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Crew-1 Updates

Updated: Nov 17

NASA’s SpaceX Crew-1 Astronauts Arrive at Space Station Crew-1 Commander Mike Hopkins (seen from the rear on the left) and Pilot Victor Glover (right) watch their screens as the Crew Dragon Resilience approaches the International Space Station just before docking on Nov. 16, 2020. Crew-1 launched from NASA's Kennedy Space Center in Florida on Nov. 15. The SpaceX Crew Dragon Resilience successfully docked to the International Space Station at 11:01 p.m. EST Monday, transporting NASA astronauts Michael Hopkins, Victor Glover, Shannon Walker, and Japan Aerospace Exploration Agency (JAXA) astronaut Soichi Noguchi.

The hatches opened about 1:10 a.m. Tuesday, Nov. 17, and the Crew-1 astronauts will join Expedition 64 Flight Engineer Kate Rubins of NASA, and station Commander Sergey Ryzhikov and Flight Engineer Sergey Kud-Sverchkov of Roscosmos, who arrived to the station Oct. 14.


Crew Dragon Docks to Station, Hatches Open Soon

NASA astronauts Michael Hopkins, Victor Glover, Shannon Walker, and Japan Aerospace Exploration Agency (JAXA) astronaut Soichi Noguchi arrived at the International Space Station Monday, as the SpaceX Crew Dragon Resilience docked to the complex a 11:01pm EST over Idaho.

Following Crew Dragon’s link up to the Harmony module, the astronauts aboard the Resilience and the space station will begin conducting standard leak checks and pressurization between the spacecraft in preparation for hatch opening scheduled for 1:10 a.m.

Hopkins, Glover, Walker, and Noguchi will join the Expedition 64 crew of Commander Sergey Ryzhikov and Flight Engineer Sergey Kud-Sverchkov, both of the Russian space agency Roscosmos, and Flight Engineer Kate Rubins of NASA.


The SpaceX Crew Dragon Resiliance is set to dock with the Internation Space Station at 11pm EST

Tune-In LIVE Below



LAUNCH DAY PHOTO GALLERY


NASA’s SpaceX Crew-1 astronauts are en route to the International Space Station following a successful launch on the first NASA-certified commercial human spacecraft system in history. NASA’s SpaceX Crew-1 mission lifted off at 7:27 p.m. EST Sunday from Launch Complex 39A at the agency’s Kennedy Space Center in Florida.

The SpaceX Falcon 9 rocket propelled the Crew Dragon spacecraft with NASA astronauts Michael Hopkins, Victor Glover, and Shannon Walker, along with Soichi Noguchi of the Japan Aerospace Exploration Agency (JAXA), into orbit to begin a six-month science mission aboard the space station.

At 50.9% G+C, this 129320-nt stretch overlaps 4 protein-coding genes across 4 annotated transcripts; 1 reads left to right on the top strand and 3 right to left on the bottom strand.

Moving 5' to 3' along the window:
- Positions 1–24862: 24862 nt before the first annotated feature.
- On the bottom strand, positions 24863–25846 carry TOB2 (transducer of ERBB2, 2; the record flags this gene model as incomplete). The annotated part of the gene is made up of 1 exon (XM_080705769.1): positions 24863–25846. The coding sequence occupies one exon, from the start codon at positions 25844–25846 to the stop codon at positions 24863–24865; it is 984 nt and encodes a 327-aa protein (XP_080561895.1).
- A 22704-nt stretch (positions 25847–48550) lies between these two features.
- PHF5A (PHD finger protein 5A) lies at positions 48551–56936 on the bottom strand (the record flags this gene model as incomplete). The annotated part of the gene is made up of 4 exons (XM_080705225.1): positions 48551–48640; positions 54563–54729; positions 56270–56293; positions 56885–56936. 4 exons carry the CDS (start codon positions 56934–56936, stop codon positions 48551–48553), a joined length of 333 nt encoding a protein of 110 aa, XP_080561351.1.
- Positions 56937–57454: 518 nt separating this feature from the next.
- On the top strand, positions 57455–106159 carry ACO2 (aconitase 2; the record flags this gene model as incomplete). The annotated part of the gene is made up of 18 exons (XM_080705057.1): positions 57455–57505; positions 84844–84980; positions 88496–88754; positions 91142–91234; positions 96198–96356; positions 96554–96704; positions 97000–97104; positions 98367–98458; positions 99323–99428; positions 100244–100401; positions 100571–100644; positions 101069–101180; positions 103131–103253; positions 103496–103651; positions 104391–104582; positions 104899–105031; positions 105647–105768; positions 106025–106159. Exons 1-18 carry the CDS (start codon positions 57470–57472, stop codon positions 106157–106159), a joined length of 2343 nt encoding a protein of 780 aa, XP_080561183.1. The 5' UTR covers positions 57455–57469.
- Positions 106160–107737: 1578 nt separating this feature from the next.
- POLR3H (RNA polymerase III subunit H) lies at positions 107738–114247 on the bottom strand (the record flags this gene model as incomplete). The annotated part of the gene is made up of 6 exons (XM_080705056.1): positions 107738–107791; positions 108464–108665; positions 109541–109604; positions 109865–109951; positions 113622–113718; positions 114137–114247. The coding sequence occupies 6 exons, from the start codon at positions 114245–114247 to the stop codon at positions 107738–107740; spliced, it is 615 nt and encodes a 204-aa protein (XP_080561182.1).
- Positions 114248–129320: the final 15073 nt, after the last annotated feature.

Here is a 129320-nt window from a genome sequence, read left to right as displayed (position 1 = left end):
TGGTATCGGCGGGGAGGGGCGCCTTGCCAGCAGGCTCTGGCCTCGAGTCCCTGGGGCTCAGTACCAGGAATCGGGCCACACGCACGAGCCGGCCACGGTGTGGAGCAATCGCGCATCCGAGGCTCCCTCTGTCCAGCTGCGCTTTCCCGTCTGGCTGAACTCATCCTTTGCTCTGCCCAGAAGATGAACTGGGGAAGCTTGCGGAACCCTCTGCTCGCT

After reaching orbit, mission teams and the crew prepared for their continued journey to the space station. Teams on the ground moved the spacecraft, named Resilience, into the proper configuration for the trip, and the crew removed their SpaceX spacesuits and prepared the cabin as they wind down their first day in space.

SpaceX engineers completed troubleshooting on heater controls associated with Crew Dragon’s propellant system, and updated the crew. Flight controllers in Hawthorne, California, determined the control limits were set too tightly and resolved the issue by resetting the limits and rebooting the heaters. They have verified that the heaters are working properly.

Resilience will dock autonomously to the forward port of the station’s Harmony module about 11 p.m. Monday, Nov. 16.

We'll be providing ongoing live coverage through docking, hatch opening, and the ceremony to welcome the crew aboard the orbiting laboratory.




WATCH THE LAUNCH LIVESTREAM BELOW


Some key milestones leading up to the Crew Dragon launch from Florida tonight:

• 4:05pm EST: Crew walkout

• 4:52pm EST: Astronauts board Dragon

6:52pm EST: Begin Falcon 9 propellant load

• 7:27pm EST: Liftoff


10:00am EST UPDATE

A new forecast just released continues to predict 50-50 odds of good weather at the Kennedy Space Center for launch of SpaceX’s Crew Dragon capsule at 7:27pm EST

The forecast doesn’t take into account conditions at downrange abort sites.


Background